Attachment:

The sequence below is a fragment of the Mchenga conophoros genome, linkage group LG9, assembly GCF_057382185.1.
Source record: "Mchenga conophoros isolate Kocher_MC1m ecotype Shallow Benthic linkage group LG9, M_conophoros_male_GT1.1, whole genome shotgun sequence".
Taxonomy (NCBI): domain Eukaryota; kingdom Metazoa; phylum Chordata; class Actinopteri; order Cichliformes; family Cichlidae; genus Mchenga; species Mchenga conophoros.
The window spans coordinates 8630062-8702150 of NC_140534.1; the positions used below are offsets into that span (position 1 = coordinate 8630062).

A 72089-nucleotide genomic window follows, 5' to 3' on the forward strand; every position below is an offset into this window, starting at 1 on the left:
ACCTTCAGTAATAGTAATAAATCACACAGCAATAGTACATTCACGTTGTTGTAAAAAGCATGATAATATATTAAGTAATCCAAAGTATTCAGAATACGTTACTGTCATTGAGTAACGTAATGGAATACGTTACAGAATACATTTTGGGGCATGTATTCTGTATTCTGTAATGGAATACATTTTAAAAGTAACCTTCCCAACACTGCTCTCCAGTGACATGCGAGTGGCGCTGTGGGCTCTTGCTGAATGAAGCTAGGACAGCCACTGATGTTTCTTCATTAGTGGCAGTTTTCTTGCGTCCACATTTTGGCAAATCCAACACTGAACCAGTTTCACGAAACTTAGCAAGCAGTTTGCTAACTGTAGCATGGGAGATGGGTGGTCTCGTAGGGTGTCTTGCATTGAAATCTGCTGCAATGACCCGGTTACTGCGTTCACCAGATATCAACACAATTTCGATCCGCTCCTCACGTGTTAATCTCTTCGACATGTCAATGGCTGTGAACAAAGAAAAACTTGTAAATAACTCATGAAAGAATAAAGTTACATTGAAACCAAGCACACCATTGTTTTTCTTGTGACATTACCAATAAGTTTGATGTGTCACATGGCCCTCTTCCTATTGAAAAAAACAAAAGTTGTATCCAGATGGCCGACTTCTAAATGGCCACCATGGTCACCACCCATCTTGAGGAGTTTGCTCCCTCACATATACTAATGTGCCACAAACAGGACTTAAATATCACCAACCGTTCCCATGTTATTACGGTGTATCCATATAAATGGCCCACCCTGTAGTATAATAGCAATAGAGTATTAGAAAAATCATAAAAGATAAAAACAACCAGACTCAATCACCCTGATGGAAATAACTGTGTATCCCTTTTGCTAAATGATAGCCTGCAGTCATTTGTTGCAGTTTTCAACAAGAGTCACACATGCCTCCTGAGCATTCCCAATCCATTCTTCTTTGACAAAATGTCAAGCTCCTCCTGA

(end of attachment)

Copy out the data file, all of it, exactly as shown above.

The sequence below is a fragment of the Mchenga conophoros genome, linkage group LG9, assembly GCF_057382185.1.
Source record: "Mchenga conophoros isolate Kocher_MC1m ecotype Shallow Benthic linkage group LG9, M_conophoros_male_GT1.1, whole genome shotgun sequence".
Taxonomy (NCBI): domain Eukaryota; kingdom Metazoa; phylum Chordata; class Actinopteri; order Cichliformes; family Cichlidae; genus Mchenga; species Mchenga conophoros.
The window spans coordinates 8630062-8702150 of NC_140534.1; the positions used below are offsets into that span (position 1 = coordinate 8630062).

A 72089-nucleotide genomic window follows, 5' to 3' on the forward strand; every position below is an offset into this window, starting at 1 on the left:
ACCTTCAGTAATAGTAATAAATCACACAGCAATAGTACATTCACGTTGTTGTAAAAAGCATGATAATATATTAAGTAATCCAAAGTATTCAGAATACGTTACTGTCATTGAGTAACGTAATGGAATACGTTACAGAATACATTTTGGGGCATGTATTCTGTATTCTGTAATGGAATACATTTTAAAAGTAACCTTCCCAACACTGCTCTCCAGTGACATGCGAGTGGCGCTGTGGGCTCTTGCTGAATGAAGCTAGGACAGCCACTGATGTTTCTTCATTAGTGGCAGTTTTCTTGCGTCCACATTTTGGCAAATCCAACACTGAACCAGTTTCACGAAACTTAGCAAGCAGTTTGCTAACTGTAGCATGGGAGATGGGTGGTCTCGTAGGGTGTCTTGCATTGAAATCTGCTGCAATGACCCGGTTACTGCGTTCACCAGATATCAACACAATTTCGATCCGCTCCTCACGTGTTAATCTCTTCGACATGTCAATGGCTGTGAACAAAGAAAAACTTGTAAATAACTCATGAAAGAATAAAGTTACATTGAAACCAAGCACACCATTGTTTTTCTTGTGACATTACCAATAAGTTTGATGTGTCACATGGCCCTCTTCCTATTGAAAAAAACAAAAGTTGTATCCAGATGGCCGACTTCTAAATGGCCACCATGGTCACCACCCATCTTGAGGAGTTTGCTCCCTCACATATACTAATGTGCCACAAACAGGACTTAAATATCACCAACCGTTCCCATGTTATTACGGTGTATCCATATAAATGGCCCACCCTGTAGTATAATAGCAATAGAGTATTAGAAAAATCATAAAAGATAAAAACAACCAGACTCAATCACCCTGATGGAAATAACTGTGTATCCCTTTTGCTAAATGATAGCCTGCAGTCATTTGTTGCAGTTTTCAACAAGAGTCACACATGCCTCCTGAGCATTCCCAATCCATTCTTCTTTGACAAAATGTCAAGCTCCTCCTGA